Culture And Clothing Of Ancient China

by Christopher Schwebius - Date: 2008-08-23 - Word Count: 561 Share This!

China, a fast developing nation of today has a history dating over 5000 years. These 5000 years can be found in ancient scriptures. In fact, Ancient China was one of the most cosmopolitan civilizations. This is evident from the various components that make up its culture. A rich culture was depicted in the ancient Chinese clothing and dresses.

As a nation, it is more of a conglomerate of varied tribes over many years.
According to history, China became unified under one large empire in 221 B C. The Chinese civilization was always an advanced one. Even in ancient times, the daily routine comprised of the livelihood tasks of pottery, baking and farming with silk making. In fact most of the ancient Chinese clothing for the elite was made of silk! Over the centuries these routine interests turned into the quest for science and philosophy.

Since the culture was quite rich, there was a distinctive language that developed. Though presently there are up to 12 regional groups of language, Chinese was the language that was spoken in ancient China right from the Han dynasty.
The people of ancient China believe in the mandate of heaven. They worshipped many different gods, including weather and sky gods along with a higher god who ruled all other gods known as Shang Ti. Chinese as a race, worship their ancestors believing that when these died, they became gods too.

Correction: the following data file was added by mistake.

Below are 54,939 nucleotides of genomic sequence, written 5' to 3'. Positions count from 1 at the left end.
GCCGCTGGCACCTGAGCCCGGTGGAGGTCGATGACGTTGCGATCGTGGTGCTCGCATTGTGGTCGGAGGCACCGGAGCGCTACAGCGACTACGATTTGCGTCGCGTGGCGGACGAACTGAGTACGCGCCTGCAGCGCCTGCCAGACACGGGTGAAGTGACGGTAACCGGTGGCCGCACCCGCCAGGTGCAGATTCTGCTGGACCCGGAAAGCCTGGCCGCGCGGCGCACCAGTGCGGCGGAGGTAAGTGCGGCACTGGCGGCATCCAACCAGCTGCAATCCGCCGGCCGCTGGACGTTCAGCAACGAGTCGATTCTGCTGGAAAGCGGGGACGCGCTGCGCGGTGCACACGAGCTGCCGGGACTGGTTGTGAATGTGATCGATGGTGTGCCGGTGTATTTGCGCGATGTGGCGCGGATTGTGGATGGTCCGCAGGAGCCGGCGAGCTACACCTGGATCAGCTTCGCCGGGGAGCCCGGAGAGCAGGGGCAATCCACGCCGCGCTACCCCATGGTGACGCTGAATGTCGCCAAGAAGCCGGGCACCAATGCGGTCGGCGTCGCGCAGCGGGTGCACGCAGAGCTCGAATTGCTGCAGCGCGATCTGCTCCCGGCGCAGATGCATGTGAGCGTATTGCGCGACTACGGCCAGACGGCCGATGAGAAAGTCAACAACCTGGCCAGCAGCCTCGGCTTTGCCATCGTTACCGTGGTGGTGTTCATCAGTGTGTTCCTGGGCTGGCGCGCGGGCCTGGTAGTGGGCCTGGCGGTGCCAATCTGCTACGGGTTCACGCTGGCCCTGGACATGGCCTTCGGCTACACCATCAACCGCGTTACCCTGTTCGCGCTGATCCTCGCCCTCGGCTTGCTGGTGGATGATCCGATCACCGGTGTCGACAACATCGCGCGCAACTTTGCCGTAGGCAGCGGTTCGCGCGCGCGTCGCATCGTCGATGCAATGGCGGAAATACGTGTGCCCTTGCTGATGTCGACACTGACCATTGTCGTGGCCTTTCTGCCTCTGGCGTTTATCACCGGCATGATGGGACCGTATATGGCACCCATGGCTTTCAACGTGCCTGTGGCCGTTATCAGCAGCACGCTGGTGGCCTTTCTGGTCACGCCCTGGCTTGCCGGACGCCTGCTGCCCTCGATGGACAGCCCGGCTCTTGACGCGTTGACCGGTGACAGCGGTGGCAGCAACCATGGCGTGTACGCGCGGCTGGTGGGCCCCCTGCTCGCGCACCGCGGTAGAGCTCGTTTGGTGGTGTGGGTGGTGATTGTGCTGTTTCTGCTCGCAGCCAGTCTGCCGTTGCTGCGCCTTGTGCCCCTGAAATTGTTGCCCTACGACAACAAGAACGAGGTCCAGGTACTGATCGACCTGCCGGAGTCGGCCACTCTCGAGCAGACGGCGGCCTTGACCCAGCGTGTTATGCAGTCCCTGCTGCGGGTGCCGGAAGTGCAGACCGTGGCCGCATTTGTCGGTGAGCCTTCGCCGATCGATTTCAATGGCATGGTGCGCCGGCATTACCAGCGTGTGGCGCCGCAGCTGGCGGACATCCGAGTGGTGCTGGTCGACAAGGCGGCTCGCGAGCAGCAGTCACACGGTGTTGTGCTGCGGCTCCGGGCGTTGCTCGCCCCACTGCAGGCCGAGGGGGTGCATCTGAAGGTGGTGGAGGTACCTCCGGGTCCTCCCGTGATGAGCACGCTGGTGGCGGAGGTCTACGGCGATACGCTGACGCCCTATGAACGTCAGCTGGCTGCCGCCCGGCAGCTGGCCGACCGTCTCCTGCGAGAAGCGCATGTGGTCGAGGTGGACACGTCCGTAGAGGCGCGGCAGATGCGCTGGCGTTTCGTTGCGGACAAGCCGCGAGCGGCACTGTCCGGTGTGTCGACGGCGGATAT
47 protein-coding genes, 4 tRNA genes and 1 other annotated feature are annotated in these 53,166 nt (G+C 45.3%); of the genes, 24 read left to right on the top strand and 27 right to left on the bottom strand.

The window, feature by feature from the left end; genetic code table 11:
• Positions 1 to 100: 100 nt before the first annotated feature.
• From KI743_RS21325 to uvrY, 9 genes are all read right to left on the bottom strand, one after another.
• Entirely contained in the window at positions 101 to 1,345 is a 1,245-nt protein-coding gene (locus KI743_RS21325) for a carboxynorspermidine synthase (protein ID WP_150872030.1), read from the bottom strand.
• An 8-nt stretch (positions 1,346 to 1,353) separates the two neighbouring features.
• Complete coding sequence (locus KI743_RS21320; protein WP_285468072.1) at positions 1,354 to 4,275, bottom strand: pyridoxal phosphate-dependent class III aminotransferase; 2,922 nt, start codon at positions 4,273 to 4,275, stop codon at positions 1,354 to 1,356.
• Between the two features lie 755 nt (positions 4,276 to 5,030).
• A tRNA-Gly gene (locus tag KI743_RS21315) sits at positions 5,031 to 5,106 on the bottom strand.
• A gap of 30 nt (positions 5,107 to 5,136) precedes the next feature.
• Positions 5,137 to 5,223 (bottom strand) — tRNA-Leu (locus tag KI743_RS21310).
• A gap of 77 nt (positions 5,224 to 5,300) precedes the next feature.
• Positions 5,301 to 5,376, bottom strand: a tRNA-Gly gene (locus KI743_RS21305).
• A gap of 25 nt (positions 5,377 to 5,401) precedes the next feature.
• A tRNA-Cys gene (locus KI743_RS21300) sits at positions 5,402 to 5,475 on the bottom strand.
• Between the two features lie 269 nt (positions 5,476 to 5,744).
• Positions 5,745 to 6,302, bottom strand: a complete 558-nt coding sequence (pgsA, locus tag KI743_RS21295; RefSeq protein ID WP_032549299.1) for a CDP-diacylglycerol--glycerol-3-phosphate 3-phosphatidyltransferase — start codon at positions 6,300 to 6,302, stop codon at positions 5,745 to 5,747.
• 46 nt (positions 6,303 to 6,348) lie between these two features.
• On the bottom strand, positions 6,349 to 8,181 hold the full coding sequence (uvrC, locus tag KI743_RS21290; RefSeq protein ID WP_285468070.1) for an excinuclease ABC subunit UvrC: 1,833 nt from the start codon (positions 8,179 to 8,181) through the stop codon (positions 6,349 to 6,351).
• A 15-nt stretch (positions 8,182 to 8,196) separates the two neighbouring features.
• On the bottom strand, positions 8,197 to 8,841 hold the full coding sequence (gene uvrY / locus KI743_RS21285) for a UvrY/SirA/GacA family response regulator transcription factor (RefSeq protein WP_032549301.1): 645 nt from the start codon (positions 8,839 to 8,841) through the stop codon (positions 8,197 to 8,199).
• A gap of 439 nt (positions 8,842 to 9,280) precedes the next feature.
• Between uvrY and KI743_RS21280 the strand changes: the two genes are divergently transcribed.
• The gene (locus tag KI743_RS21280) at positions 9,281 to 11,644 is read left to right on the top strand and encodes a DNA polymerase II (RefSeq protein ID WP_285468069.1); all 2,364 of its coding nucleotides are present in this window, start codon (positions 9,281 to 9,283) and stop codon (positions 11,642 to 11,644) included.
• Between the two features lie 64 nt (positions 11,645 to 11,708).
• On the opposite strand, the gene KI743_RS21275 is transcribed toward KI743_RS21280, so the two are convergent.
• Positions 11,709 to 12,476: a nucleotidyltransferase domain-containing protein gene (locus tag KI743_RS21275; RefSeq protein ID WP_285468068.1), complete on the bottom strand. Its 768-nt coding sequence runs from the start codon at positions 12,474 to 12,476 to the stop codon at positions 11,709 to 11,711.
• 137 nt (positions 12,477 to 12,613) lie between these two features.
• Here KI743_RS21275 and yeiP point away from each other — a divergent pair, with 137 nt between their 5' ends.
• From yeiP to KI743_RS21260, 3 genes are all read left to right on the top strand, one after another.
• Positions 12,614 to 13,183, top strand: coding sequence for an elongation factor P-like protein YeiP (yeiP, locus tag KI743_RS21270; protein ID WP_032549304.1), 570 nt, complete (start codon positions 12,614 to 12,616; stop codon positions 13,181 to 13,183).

Such was the prevailing situation in the ancient Chinese civilization. The effect was also seen on the ancient Chinese clothing of the common man. Correct attire was regarded as the ultimate expression of Chinese culture and identity, differentiating them from 'inferior' foreign neighbors while making social and gender distinctions within their society. The ancient Chinese clothing had specific cultural meaning, with properly attired bodies reflecting order and control and unadorned bodies and feet serving as visible signs of disorder and dangerous nonconformity with the individual risking association to barbarian outsiders.

During the Sui Dynasty in the 500 AD, the emperor declared that only the rich people could wear colors while the poor people had to be dressed in blue or black. Later on this changed completely but the rule of being properly attired to show stability in a personality prevailed. It was a true case of clothes maketh the man.

Apart from the type of robes in the ancient Chinese clothing , the symbols denoted on them is an equally important indicator of the wearer's social standing. Symbolism denotes social standing, moral messages, and also told historical and legendary stories.
The symbols on ancient Chinese robes indicate the status of the individual who had worn the garment. For example, the number of dragons on a robe indicates a higher or lower official of the imperial court.
There are some typical symbols that one will find on ancient Chinese clothing.
The Sun, the Moon, and the Constellation, The Rock or the Mountain, The Fu, The Dragon, The Axe-head, The Flowery Creature, The Water Plant, The Sacrificial Vessel, The Flames, The Grain, Crane, Geometric Patterns, Bats, Butterfly and Water Motif. All these twelve imperial motifs signify various things. Only an emperor could wear robes with all twelve symbols. A higher official could wear clothes with a maximum of eight symbols.
The work was so spectacular that it is a good thing that these restrictions are no longer in force in today's day and age.

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Christopher Schwebius is an entrepreneur who seeks out sharply defined, specifically focused topics to research. Upon finishing his research he provides relevant, un-biased information to his readers based on his discoveries and/or personal experiences. One of his latest ongoing projects can be viewed at

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